The brother and sister duo of Violet and Chickweed were the second and third chickens in residence at what would become the Eastern Shore Sanctuary. Like Viktor, they had leapt or fallen from a truck headed for the factory. Found on the roadside by a nice lady, they rode to the local Humane Society cuddled up with a dog on the backseat of her car. Then they came to live with us.
Although as large as adult chickens of other breeds, Violet and Chickweed were still peeping like little chicks when they arrived. They were extremely devoted to one another and took turns protecting one another from perceived dangers. We will never forget the spring that they spent with us. Watching them grow among the wildflowers and weeds, we came to truly appreciate the horror of the poultry industry, which deprives young birds of everything natural and then kills them before they even reach maturity.
As they grew, Violet and Chickweed’s individual personalities began to emerge. Chickweed was a sunny and outgoing young bird, while Violet was more quiet and shy. They remained close as they grew, rarely straying more than a few feet from one another.
Then they reached the bird equivalent of puberty. Chickweed started trying to crow, his little voice cracking and changing pitch until he got it right. Stomping around on his suddenly very large feet, Chickweed started paying a lot of attention to the other hens who had come to live at the sanctuary. For her part, Violet also sought a wider social circle, spending more and more time socializing with other hens her age. But, Violet and Chickweed checked in with one another frequently in the course of each day and always slept cuddled up together at night.
Then, tragedy struck. Violet got a cut that, because of its location, we didn’t see until it became infected. We washed and treated the wound and brought her inside. The next morning, she was dead. Because this was summer and heat-related heart attacks are common among these birds, we don’t know for sure whether complications from the the injury or a heart attack killed her.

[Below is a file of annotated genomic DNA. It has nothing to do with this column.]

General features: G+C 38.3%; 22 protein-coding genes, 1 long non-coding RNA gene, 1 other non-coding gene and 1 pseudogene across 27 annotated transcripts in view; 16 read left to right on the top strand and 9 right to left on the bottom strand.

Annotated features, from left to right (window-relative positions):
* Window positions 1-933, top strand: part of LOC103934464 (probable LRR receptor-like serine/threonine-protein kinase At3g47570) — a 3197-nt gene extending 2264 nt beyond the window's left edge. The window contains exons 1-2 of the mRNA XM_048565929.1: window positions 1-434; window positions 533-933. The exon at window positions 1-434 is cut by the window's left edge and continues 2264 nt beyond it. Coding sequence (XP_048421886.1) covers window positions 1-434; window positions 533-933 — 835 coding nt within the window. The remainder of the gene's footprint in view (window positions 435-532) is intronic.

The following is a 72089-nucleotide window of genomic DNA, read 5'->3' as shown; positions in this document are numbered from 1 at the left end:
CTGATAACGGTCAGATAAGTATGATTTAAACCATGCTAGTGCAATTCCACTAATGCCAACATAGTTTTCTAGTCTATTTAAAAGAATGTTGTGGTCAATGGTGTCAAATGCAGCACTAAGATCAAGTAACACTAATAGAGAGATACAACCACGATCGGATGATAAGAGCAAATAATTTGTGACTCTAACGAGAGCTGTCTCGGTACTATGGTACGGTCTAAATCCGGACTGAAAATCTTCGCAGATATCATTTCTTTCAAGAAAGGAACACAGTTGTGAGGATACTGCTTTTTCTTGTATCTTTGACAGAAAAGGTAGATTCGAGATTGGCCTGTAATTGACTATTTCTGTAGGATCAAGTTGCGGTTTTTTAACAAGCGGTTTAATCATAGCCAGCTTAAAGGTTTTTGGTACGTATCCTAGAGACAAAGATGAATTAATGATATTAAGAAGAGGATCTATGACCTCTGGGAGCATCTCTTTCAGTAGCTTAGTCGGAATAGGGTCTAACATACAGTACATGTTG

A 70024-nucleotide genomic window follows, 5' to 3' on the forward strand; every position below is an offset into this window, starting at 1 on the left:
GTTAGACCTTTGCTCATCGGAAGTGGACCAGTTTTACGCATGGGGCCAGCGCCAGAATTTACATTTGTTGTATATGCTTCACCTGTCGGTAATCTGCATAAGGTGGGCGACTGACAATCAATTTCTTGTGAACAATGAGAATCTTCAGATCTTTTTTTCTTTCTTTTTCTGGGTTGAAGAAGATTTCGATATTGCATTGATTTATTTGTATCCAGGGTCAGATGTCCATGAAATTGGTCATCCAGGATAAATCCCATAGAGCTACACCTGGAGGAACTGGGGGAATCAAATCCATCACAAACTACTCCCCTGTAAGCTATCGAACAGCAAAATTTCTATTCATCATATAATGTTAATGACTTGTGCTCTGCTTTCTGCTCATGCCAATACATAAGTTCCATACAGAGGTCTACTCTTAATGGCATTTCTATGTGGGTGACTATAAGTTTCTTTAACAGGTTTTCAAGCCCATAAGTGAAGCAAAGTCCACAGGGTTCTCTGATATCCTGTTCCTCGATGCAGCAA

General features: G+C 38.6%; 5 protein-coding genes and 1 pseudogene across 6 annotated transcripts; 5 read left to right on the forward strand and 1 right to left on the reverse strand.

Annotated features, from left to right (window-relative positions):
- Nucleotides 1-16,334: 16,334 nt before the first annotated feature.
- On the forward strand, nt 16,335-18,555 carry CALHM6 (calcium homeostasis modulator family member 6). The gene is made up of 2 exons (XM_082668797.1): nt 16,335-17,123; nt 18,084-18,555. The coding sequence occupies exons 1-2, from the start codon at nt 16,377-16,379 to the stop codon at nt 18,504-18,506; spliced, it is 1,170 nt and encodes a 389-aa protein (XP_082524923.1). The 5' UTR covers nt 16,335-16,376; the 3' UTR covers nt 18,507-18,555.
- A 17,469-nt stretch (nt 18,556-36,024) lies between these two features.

Chickweed was devastated. He watched us bury Violet and, for the next several weeks, would return to stand silently at the place from which he had last seen her. Like many people do when they are mourning, he became very angry and would rage around the yard every day. At night, he would stand in the coop alone, drooping with sadness.
Chickweed never recovered his sunny personality. While he became less angry over time, he was never the same as he had been before Violet died. That is not to say that he didn’t have happy times. He became close to several roosters slightly younger than himself and also remained close to the sanctuary coordinator, with whom he spent time almost every day.
Chickweed lived with us for just over a year. Over the winter, he developed a respiratory infection that eventually stopped responding to treatment. Sanctuary co-founder pattrice jones spent a lot of time with him towards the end, and he seemed to take comfort from that. He would lean against her, just resting, after she gave him medicine or fed him a special treat.
When she buried Chickweed, pattrice felt compelled to include a few special objects in his grave and went running around looking for appropriate symbols. (She settled on a fossil and a Sacagawea dollar.) She imagined future archaeologists digging up our property. She wanted them to know: This chicken wasn’t anybody’s dinner. This chicken was somebody’s brother; this chicken was somebody’s friend.
Chickweed was never the same after Violet died. Having loved and lost them both, we were then the ones who would never be the same.